• We are sorry, but NCBI web applications do not support your browser and may not function properly. More information
Logo of annfammedLink to Publisher's site
Ann Fam Med. Sep 2004; 2(5): 499–503.
PMCID: PMC1466734

The Spirituality Index of Well-Being: A New Instrument for Health-Related Quality-of-Life Research

Abstract

PURPOSE Despite considerable interest in examining spirituality in health-related quality-of-life studies, there is a paucity of instruments that measure this construct. The objective of this study was to test a valid and reliable measure of spirituality that would be useful in patient populations.

METHODS We conducted a multisite, cross-sectional survey using systematic sampling of adult outpatients at primary care clinic sites in the Kansas City metropolitan area (N = 523). We determined the instrument reliability (Cronbach’s α, test-retest) and validity (confirmatory factor analysis, convergent and discriminant validation) of the Spirituality Index of Well-Being (SIWB).

RESULTS The SIWB contains 12 items: 6 from a self-efficacy domain and 6 from a life scheme domain. Confirmatory factor analysis found the following fit indices: χ2 (54, n = 508) = 508.35, P <.001; Comparative Fit Index = .98; Tucker-Lewis Index = .97; root mean square error of approximation = .13. The index had the following reliability results: for the self-efficacy subscale, α = .86 and test-retest r = 0.77; for the life scheme subscale, α = .89 and test-retest r = 0.86; and for the total scale α = .91 and test-retest r = 0.79, showing very good reliability. The SIWB had significant and expected correlations with other quality-of-life instruments that measure well-being or spirituality: Zung Depression Scale (r = 0–.42, P <.001), General Well-Being Scale (r = 0.64, P <.001), and Spiritual Well-Being Scale (SWB) (r = 0.62, P <.001). There was a modest correlation between the religious well-being subscale of the SWB and the SIWB (r = 0.35, P <.001).

CONCLUSIONS The Spirituality Index of Well-Being is a valid and reliable instrument that can be used in health-related quality-of-life studies.

Keywords: Spirituality, subjective well-being, measurement, questionnaires, data collection, quality of life

INTRODUCTION

There is continued interest in examining the association of religion and spirituality with health-related outcomes.1 Despite this interest, the use of small, nongeneralizable samples, confounding, and the lack of valid and reliable instruments that measure spirituality or religiosity compromise most studies in this field.2 Although there is no shortage of instruments from the disciplines of sociology, psychology, and pastoral theology and chaplaincy,3 these measures frequently are not applicable or useful in studies of individual or population health.

The current study describes the development and evaluation of the Spirituality Index of Well-Being (SIWB), which was designed to measure the effect of spirituality on subjective well-being. Two assumptions guided our study design and analysis. First, we recognized that no global, yet parsimonious, instrument captures the complexity and depth of spirituality in any context, health care or otherwise. Next, based on our qualitative work,4 we placed spirituality within a psychological domain and viewed the SIWB as a health-related quality-of-life (HRQOL) measure.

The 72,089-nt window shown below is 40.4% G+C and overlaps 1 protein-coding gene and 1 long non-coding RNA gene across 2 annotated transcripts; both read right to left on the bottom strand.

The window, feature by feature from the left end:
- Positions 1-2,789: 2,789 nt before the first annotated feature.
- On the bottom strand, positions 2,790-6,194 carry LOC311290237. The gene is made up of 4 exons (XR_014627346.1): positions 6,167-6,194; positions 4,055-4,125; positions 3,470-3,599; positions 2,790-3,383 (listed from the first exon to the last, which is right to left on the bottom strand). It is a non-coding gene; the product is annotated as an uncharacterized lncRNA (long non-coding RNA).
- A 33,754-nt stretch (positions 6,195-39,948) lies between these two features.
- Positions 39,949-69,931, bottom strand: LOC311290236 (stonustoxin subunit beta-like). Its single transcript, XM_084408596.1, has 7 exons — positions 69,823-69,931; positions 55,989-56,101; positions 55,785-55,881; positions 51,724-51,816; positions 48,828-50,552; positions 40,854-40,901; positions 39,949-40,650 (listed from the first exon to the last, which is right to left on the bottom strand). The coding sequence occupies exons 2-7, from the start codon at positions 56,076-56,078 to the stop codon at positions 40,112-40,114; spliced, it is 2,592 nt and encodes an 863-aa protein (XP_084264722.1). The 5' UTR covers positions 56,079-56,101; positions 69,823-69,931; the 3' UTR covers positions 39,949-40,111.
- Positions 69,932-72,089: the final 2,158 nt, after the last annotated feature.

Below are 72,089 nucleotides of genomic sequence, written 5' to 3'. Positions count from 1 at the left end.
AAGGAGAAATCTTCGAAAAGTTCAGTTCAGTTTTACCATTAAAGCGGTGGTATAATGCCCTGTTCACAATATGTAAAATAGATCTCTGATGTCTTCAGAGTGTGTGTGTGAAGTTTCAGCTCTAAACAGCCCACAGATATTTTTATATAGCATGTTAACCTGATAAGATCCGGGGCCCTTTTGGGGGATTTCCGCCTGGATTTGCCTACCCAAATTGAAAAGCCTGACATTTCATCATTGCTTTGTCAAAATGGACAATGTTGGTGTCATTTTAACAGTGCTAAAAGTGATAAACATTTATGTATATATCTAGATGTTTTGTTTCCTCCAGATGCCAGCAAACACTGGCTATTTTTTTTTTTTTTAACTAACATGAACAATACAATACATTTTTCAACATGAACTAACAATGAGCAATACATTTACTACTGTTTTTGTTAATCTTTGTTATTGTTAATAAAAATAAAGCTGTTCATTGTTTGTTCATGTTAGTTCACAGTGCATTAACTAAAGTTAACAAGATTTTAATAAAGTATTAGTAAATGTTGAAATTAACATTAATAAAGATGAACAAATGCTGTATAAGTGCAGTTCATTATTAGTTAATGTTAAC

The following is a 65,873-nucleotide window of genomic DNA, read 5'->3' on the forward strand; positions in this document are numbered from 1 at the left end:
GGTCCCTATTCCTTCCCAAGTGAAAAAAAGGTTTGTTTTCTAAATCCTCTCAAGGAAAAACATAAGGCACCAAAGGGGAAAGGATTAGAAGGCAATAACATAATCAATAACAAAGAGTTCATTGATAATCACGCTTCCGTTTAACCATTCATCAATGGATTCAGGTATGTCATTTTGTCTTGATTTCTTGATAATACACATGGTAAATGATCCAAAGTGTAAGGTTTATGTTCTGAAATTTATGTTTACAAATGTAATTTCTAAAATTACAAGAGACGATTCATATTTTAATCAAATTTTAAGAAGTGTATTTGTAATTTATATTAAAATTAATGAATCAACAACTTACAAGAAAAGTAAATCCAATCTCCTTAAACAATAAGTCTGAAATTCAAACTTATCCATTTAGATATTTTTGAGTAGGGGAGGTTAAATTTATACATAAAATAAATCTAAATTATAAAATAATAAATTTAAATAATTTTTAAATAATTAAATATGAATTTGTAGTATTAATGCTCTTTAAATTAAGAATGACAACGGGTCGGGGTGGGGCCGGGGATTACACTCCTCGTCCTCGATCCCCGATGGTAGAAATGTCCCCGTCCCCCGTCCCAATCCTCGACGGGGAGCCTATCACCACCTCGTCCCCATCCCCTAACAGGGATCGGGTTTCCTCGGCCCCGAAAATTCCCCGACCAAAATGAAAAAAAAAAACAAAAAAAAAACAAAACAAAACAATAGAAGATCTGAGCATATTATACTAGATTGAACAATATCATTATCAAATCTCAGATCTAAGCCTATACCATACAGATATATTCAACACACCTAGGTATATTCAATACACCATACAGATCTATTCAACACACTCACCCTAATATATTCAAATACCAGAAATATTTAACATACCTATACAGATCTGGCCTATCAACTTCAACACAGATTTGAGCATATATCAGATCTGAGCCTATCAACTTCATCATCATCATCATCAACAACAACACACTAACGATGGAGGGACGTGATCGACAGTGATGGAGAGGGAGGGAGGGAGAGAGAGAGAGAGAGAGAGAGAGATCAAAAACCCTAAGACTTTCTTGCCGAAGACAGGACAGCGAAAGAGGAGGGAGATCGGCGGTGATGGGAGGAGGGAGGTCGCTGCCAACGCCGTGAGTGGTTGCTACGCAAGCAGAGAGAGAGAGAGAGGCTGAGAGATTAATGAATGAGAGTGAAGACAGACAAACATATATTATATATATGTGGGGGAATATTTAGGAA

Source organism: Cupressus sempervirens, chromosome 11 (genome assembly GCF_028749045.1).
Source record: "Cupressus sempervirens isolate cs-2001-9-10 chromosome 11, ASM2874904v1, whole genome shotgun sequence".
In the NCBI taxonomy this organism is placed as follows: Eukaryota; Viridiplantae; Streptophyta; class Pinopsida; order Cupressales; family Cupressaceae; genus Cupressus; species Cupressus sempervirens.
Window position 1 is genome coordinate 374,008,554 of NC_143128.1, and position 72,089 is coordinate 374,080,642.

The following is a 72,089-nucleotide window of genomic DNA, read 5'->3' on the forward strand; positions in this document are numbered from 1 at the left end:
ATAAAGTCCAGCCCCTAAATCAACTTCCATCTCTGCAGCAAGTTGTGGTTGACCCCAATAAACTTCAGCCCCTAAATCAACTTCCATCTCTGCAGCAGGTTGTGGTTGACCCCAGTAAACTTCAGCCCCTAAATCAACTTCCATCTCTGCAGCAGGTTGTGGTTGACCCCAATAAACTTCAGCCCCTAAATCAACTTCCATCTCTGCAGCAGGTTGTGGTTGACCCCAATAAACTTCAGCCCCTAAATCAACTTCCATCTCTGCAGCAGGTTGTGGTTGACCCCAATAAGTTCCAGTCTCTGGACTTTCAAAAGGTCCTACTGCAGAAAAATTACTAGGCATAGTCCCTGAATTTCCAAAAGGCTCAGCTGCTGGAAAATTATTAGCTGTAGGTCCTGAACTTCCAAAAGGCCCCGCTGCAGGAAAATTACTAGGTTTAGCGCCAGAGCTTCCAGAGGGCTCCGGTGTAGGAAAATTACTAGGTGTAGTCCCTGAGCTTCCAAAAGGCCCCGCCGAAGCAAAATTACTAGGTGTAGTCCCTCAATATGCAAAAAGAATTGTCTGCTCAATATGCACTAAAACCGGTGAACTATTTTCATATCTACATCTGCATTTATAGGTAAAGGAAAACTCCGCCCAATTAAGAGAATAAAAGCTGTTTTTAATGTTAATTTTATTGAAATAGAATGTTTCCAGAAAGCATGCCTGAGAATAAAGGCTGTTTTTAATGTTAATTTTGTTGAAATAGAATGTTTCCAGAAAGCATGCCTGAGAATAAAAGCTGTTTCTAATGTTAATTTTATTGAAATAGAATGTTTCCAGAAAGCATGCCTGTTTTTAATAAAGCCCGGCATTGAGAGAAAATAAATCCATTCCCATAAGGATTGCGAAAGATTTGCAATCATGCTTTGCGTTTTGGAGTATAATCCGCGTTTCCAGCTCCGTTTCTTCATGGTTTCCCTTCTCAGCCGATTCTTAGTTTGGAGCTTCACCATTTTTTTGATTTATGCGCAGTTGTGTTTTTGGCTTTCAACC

From a cultural and social perspective, spirituality and religion are especially salient in the lives of the elderly minority populations,5,6 particularly within the settings of serious illness and end-of-life care.7 From a population health perspective, increased life expectancy in the United States highlights the importance of HRQOL assessment in the areas of chronic illness, aging, and end-of-life care, and Healthy People 2010 has identified quality-of-life improvement as a specific public health objective.8 The SIWB has the potential to add a unique dimension to HRQOL research from a patient-centered perspective. The SIWB is available online in Appendix 1, which can be found at http://www.annfammed.org/cgi/content/full/2/5/499/DC1.

METHODS

Study Population

Subjects were adult outpatients, aged 18 years and older, who visited 1 of 10 family practices in the greater Kansas City area. To achieve a study sample that would account for a 5% margin of error, a minimum of 384 patients were required for enrollment. The preliminary sample size, which was set at 512 based upon a 75% participation rate, was subsequently rounded up to 550 to standardize the number of study subjects at each site (n = 55). Patients were eligible if they were 18 years of age or older, spoke English, had no discernible cognitive impairment as determined by study personnel, and were willing to participate in the study. The study was approved by the Human Subjects Committee at the University of Kansas Medical Center prior to its initiation.

Measures

A pilot test of the SIWB in a geriatric outpatient population found good reliability and validity, and the preliminary psychometric properties of the scale have been described elsewhere.9 The Spiritual Well-Being Scale, a 20-item instrument consisting of a religious well-being subscale and an existential well-being subscale, was used as an additional measure of spirituality.10 Subjective well-being was measured by the General Well-Being Scale, a recognized instrument of feelings of psychological well-being,11 and the Zung Depression Scale was used as a measure of mental health status.12 Information about the patient’s age, sex, race-ethnicity, education level, marital status, health insurance status, and length of time with their current medical provider was also collected.